Bauer goes bulldog in latest quality outing

Righty fights off 28-pitch 1st to go deep into game

Alex Hooper
June 23, 2018 - 10:36 pm
Jun 23, 2018; Cleveland, OH, USA; Cleveland Indians starting pitcher Trevor Bauer (47) tips his hat to fans as he leaves the field during the seventh inning against the Detroit Tigers at Progressive Field.

© Scott R. Galvin-USA TODAY Sports

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Cleveland, OH (92.3 The Fan) – Not many pitchers can weather a 28-pitch inning and live to see the 7th inning, but with Trevor Bauer’s arm endurance, not much can stop him from breaking through into the final third of a game.

Bauer labored through his first frame, though not to the level of opposing number Francisco Liriano’s 40-pitch first, but unlike the southpaw, the Indians’ starter leveled out and pressed on. Whereas Liriano only recorded 12 outs on 75 pitches, Bauer recovered from the first with innings of 19, 14, 17, 17, and 11 pitches.

After a rough 1st, Saturday became Bauer’s 12th quality start in 16 outings.

“With most guys you kind of panic,” Manager Terry Francona said of the long 1st. “With Trevor, you kind of know that he’s going to hold his stuff and go find a way.”

The pitcher himself maintained he could have pressed through to the 8th had he not walked Tigers right fielder Nicholas Castellanos on five ‘non-competitive’ pitches in the 5th, leading to a six-pitch strikeout of Victor Martinez to end the frame.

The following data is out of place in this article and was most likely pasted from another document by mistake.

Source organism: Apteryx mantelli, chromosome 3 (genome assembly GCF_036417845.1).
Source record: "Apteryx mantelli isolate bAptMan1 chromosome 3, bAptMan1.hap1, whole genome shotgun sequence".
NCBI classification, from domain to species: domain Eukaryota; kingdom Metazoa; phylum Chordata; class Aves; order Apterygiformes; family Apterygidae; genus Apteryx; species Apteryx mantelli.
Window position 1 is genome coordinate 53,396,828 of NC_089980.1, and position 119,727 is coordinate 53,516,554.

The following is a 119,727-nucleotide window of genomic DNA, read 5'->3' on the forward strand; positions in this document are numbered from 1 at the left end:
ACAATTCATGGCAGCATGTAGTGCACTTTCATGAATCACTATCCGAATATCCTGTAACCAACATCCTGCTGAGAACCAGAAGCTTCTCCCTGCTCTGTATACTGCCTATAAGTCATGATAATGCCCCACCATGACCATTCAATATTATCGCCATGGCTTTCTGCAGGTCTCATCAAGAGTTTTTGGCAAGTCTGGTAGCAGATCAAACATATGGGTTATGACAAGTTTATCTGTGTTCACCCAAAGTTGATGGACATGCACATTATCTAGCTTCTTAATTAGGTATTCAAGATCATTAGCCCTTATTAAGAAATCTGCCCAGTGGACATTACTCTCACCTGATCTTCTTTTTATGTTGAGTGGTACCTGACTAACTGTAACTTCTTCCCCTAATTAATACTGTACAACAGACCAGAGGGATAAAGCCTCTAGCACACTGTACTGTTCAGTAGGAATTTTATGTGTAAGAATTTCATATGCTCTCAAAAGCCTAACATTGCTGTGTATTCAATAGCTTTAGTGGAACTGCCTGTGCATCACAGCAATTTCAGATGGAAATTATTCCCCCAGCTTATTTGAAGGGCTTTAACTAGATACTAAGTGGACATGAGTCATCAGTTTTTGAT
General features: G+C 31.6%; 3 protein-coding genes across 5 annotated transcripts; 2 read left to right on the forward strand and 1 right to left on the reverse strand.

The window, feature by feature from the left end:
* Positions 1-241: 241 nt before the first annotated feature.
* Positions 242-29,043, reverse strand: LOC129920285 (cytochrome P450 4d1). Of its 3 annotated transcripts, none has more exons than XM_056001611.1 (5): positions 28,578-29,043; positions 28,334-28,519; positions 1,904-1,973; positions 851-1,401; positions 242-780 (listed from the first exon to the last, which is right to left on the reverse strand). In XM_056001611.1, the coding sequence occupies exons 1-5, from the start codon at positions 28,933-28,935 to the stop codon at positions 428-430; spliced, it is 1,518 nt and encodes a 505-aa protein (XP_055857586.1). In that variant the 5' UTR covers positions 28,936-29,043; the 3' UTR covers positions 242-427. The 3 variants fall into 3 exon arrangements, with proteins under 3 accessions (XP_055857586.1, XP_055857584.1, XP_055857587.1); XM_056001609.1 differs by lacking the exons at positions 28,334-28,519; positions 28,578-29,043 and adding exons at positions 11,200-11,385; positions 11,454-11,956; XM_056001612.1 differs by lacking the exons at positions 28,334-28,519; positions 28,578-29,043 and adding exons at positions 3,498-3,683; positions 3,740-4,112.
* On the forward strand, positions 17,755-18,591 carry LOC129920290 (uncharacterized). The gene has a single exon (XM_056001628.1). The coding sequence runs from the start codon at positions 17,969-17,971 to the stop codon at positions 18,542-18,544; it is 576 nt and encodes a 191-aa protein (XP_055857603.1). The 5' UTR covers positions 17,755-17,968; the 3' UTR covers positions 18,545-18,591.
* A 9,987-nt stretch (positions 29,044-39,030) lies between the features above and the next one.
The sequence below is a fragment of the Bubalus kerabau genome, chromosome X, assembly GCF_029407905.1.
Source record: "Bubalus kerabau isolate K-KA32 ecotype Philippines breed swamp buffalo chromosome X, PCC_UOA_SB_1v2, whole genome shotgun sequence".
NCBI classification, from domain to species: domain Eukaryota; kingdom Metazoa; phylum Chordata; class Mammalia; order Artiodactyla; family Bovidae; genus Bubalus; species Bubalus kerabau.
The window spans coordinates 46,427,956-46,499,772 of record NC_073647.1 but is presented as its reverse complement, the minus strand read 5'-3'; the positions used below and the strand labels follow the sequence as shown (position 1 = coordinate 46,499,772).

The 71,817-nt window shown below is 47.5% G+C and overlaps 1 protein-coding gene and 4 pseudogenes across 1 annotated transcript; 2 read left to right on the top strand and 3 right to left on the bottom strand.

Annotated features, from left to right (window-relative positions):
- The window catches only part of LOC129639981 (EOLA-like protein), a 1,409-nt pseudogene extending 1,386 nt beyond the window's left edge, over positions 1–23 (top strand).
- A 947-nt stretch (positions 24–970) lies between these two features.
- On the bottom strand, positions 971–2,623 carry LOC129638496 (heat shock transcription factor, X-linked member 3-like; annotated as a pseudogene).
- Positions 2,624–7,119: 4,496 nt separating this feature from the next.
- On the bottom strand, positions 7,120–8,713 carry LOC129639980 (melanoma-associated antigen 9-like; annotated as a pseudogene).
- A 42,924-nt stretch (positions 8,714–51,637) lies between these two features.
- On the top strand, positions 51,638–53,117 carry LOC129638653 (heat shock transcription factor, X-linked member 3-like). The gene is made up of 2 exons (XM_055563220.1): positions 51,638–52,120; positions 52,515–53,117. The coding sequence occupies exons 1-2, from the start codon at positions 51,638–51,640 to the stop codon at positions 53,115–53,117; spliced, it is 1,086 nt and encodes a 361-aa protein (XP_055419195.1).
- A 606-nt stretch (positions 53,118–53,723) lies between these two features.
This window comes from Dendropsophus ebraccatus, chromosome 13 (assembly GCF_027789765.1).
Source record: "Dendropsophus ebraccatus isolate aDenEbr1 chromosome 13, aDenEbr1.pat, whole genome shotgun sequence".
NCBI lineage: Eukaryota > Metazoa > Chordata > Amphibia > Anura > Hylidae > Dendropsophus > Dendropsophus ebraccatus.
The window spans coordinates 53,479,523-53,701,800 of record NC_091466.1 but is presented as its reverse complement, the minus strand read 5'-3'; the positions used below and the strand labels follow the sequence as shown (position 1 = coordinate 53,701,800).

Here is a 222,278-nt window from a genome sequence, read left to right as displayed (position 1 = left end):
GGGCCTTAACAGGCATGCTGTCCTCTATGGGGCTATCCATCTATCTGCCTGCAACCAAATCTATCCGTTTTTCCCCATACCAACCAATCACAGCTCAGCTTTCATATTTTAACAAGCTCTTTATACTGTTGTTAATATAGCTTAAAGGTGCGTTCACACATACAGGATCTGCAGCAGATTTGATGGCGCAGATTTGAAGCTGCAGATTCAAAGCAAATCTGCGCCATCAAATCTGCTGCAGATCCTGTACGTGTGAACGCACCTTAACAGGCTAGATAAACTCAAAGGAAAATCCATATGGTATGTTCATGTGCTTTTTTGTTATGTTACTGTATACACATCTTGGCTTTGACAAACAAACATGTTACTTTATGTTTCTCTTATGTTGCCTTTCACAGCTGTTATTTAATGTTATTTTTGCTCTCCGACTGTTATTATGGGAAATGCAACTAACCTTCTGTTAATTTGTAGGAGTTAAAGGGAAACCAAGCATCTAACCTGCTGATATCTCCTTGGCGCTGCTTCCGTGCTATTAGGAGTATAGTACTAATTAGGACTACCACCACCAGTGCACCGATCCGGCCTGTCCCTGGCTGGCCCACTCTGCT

“So, I cost myself probably a couple extra hitters in that sequence,” Bauer said. “I had that one 30-pitch inning in the first and then everything else was fairly normal for me. I sat at like the 15-ish pitch per inning range, so overall, I was pretty happy with it.”

High pitch counts are not just familiar territory for the AL leader in pitcher fWAR (3.9), rather a home. With his 112 pitch outing, Bauer has thrown 100+ pitches in each of his 16 starts, the longest active MLB streak and the longest for an Indians pitcher since full pitch count data became available in 1988.

Bauer has dominated the Tigers so far in 2018, entering his fourth shot at the 2nd-place team in the lowly AL Central having allowed three earned over 23 innings. He slightly raised his 1.17 ERA against the Tigers this season to 1.23 on a wild pitch in the 2nd, but it was the lone run allowed by the righty.

Francona hypothesized that the more exposure to a singular pitcher begets more positive results, a widely-held belief in the game, but it has not halted Bauer, who remained dominant in his fourth go-around.

Bauer is actually one of the few hurlers in the game who holds his results while going from his second trip through a lineup to his third. The 27-year-old’s slash line has only jumped modestly from .154/.230/.236 the first time through to .208/.291/.358 the second, and .241/.301/.348 the third.

The righty attributed his ability to hold serve through his third trip to his growing arsenal of pitches, and the ability to ‘hit three different levels, left to right, in, up and down.’

“I have a lot of things I can go to that can kind of disguise what I'm trying to do to a hitter or even just get a hitter out multiple different ways,” he said. “So, I think I'm a lot better prepared arsenal-wise this year to face the same lineup multiple times in a row or in close succession to each other.”